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Atez

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About Atez

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  1. After reading the Pryor v Greater Manchester Police Case I don't believe it is all the fault of Tradex but equally the fault of the police.
  2. Excellent link thank you. I will be forwarding this to the Police Legal team and see what they have to say about that, as it's almost the same principle that our car was impounded. The only difference being the officer couldn't telephone the insurance company at the time because it was Sunday afternoon.
  3. The case was dropped/cancelled the very next morning when they spoke directly to the insurance company. Anyway, a nice phone call to the Brokers today revealed that they sent Tradex an email will ALL of the vehicles required to be put on the MID list, so it was Tradex who failed to put the vehicle on there. Tradex will now be refunding the pound fee. Happy Days! Thank you to everyone who inputted on this subject, you've been extremely helpful.
  4. I hear what you are saying and agree to a certain extent. The issue with the officer was with the driver at the end of it, as he could see I was insured to drive the car as the car was actually in my name so no crime was going to be committed. The offence now, where the officer was concerned was that he thought the original driver he stopped was not covered to drive the car, and yes you're right in saying he could not let the driver continue to drive the vehicle for safety reasons. The offence had still been committed by the driver in the eyes of the officer, so the summons could still be carried out without having to impound the car. It's not as if the car was at fault, do you see where I'm coming from?
  5. So the insurance documents account for nothing? What is the point of having them then if the police can read what they want into them?
  6. It wasn't myself that was stopped, it was one of the other named drivers, and when I drove the documents down to where he pulled him over I even said to the officer that you can clearly see that I am insured to drive the car, so let me drive it home. He agreed that I was insured but still wouldn't let me drive the vehicle home.
  7. Forgot to say. Ideally the vehicle should have been on the MID but at the end of the day, the insurance covered us to drive it whether or not it was on the list.
  8. Okay I understand some of the points made. So here is the full story..... When we took out the Trade insurance, we were told (and it's backed up in the policy documents) that we were covered to drive ANY car whether it's in our name or not. This is because if we purchase a vehicle at an auction and have to drive it back, obviously not enough time to put on the MID. But also, if we only have a vehicle for a short period of time because it has been sold on. The majority of vehicles that we only have on the MID are our own personal vehicles or vehicles that are taking longer to sell. The policy also allows us to drive for Social, Domestic & Pleasure. The vehicle and driver stopped was fully legal (mot, tax, drivers licence etc) and the vehicle was originally on the MID list due to it being in our possession for some time. However, the insurance brokers arranged for us to swap over to another insurance company (Tradex) so we could also be insured for motorbikes. When the broker swapped the list of vehicles onto the new insurance MID list they somehow left out this vehicle and one other, but remember we were still covered to drive any vehicle on or off the MID list. The insurance documents state who is allowed to drive and for what reasons, i.e for business purposes and personal SD&P. The only thing the driver was not insured for was HIS OWN personal vehicles, he was insured to drive OUR Personal vehicles, and this is where the police officer got it wrong. He kept saying that because the vehicle was registered in our name (could be classed as personal) then he was not insured to drive our personal vehicle. The insurance company even confirmed the very next day that the officer read it wrong. I even showed the documents to another police officer at the station and he read it correctly and said it read clearly to him, so didn't know how the other officer got it so wrong.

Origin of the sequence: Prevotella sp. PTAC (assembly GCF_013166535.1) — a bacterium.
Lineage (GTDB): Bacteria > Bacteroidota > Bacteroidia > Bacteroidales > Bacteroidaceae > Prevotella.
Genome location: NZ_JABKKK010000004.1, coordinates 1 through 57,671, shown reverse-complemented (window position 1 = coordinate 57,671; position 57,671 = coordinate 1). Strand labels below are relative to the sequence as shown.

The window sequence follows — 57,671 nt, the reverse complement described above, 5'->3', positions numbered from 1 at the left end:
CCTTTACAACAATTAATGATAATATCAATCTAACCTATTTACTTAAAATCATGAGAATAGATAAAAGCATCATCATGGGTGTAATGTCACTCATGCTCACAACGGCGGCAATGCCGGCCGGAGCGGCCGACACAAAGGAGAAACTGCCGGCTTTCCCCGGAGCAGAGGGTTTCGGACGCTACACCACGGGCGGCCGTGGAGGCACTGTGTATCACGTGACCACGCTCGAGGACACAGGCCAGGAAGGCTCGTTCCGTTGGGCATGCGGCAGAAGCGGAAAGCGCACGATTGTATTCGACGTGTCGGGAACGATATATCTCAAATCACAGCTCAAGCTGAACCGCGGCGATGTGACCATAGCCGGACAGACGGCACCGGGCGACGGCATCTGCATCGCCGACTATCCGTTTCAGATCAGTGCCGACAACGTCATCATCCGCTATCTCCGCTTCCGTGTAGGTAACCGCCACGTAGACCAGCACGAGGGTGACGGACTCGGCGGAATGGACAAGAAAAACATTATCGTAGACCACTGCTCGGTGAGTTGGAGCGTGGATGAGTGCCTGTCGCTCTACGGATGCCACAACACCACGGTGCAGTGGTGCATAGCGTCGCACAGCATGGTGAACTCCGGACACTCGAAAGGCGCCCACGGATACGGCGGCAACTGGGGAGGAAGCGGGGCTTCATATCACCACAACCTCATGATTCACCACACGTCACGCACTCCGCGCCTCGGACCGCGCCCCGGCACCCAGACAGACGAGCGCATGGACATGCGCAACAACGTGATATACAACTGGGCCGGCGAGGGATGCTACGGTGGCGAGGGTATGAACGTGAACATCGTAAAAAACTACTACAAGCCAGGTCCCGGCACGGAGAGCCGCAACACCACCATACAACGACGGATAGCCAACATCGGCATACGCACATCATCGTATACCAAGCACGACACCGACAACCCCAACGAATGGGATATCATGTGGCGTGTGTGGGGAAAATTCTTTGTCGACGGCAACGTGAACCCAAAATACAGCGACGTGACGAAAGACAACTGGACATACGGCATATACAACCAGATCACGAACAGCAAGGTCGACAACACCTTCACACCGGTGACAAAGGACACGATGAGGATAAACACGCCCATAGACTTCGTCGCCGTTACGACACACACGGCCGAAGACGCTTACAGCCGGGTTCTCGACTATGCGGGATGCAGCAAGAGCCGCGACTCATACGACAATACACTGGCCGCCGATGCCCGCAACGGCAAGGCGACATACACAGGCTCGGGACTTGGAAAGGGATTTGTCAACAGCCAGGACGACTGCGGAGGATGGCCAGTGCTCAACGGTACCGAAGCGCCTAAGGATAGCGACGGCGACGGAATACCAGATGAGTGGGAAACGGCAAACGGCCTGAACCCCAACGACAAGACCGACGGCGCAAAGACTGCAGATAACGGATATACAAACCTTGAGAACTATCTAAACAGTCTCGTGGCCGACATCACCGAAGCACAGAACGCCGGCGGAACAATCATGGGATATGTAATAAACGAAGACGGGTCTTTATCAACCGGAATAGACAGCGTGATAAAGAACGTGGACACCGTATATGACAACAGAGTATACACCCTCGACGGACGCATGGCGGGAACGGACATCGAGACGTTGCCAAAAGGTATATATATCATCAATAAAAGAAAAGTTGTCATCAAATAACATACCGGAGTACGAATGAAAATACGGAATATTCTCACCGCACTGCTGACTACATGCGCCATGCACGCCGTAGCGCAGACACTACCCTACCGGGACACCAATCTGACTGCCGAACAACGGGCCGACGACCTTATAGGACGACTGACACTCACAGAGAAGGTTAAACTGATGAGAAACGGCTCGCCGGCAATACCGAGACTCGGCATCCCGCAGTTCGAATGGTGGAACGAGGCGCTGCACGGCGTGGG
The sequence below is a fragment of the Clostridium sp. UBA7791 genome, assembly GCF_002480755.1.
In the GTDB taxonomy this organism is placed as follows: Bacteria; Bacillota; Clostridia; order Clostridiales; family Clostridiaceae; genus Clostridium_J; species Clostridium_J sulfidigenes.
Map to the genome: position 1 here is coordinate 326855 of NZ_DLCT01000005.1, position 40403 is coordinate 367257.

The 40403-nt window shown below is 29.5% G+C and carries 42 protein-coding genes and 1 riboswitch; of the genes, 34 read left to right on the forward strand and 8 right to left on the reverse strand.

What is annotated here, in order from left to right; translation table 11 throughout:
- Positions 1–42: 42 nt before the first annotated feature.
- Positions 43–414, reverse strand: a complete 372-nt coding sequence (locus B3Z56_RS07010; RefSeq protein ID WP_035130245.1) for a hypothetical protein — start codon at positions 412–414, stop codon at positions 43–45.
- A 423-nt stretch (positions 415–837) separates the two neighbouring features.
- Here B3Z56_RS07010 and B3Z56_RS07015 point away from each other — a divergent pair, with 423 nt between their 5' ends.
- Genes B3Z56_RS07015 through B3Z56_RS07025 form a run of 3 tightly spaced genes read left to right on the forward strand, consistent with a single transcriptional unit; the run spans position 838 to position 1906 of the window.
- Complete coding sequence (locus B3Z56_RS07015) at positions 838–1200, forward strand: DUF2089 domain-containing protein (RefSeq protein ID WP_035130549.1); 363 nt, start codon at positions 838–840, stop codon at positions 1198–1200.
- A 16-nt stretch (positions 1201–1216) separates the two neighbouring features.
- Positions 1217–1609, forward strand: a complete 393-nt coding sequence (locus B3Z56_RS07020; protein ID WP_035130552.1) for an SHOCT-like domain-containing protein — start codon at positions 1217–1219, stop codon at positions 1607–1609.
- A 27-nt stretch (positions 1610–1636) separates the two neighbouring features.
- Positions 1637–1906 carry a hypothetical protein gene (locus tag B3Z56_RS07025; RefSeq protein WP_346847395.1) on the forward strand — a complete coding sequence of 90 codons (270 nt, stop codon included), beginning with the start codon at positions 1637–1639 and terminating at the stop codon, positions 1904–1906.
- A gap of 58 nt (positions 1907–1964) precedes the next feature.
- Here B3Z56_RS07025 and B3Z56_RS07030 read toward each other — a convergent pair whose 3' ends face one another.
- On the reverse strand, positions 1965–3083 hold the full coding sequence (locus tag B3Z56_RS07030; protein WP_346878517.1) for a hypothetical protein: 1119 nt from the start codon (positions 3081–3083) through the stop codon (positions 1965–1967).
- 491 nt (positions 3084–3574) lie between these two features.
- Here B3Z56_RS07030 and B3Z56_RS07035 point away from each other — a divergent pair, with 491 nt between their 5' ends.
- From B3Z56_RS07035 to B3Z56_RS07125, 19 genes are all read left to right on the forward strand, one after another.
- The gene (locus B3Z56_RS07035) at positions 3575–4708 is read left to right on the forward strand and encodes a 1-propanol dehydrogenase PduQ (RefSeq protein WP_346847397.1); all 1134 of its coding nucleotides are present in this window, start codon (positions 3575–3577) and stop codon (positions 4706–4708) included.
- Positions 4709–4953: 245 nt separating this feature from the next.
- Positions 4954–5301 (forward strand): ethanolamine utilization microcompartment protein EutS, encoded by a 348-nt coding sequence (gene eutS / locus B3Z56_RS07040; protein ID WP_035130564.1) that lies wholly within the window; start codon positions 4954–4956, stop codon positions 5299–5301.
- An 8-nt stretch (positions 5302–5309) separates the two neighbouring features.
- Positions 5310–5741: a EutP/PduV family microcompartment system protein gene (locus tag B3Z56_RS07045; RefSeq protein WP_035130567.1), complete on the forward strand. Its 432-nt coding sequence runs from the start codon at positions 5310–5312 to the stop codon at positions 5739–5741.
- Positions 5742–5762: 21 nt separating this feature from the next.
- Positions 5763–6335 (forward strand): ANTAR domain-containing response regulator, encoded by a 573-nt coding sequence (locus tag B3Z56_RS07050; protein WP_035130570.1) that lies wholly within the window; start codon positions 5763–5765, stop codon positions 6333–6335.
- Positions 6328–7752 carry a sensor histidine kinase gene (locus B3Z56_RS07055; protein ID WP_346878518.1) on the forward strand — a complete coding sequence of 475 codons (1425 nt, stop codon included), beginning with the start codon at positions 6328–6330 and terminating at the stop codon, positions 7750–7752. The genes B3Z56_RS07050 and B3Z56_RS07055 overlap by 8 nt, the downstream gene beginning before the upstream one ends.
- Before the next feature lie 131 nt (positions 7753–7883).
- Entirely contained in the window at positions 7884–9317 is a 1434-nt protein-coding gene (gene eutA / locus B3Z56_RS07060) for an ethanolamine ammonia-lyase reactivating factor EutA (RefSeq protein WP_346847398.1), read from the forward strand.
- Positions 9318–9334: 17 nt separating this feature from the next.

9. Thank you for reassuring me to take this matter further. Our policy allows us to drive any vehicle without the actual vehicle being insured itself.
  10. We have motor trade insurance, with three named drivers on the policy to drive any vehicle. The police pulled one of our vehicles over as it didn't show up on the MID. It was explained that it was covered under the policy and I even drove down to meet the officer and gave him the insurance papers. The police officer misunderstood the policy and said the driver was not allowed to drive the vehicle but I was allowed, but he still ordered a tow vehicle and impounded the car. We got our insurance company to speak directly to the police the very next morning to say the driver was covered to drive the car. It cost us £170 to get the car released from the pound and I have contacted the police legal team to claim reimbursement for this amount. Their legal team have come back with, 'The police officer was in belief that the driver was uninsured and therefore right in impounding the vehicle, therefore they deny liability whatsoever in respect of reimbursement of any fees'. They also lied in saying we did not provide evidence of the driver being insured at the time of being stopped, which we did and we have another witness to prove that. I am so angry because we have not committed any crime, yet they are treating us like criminals and charging us for it.
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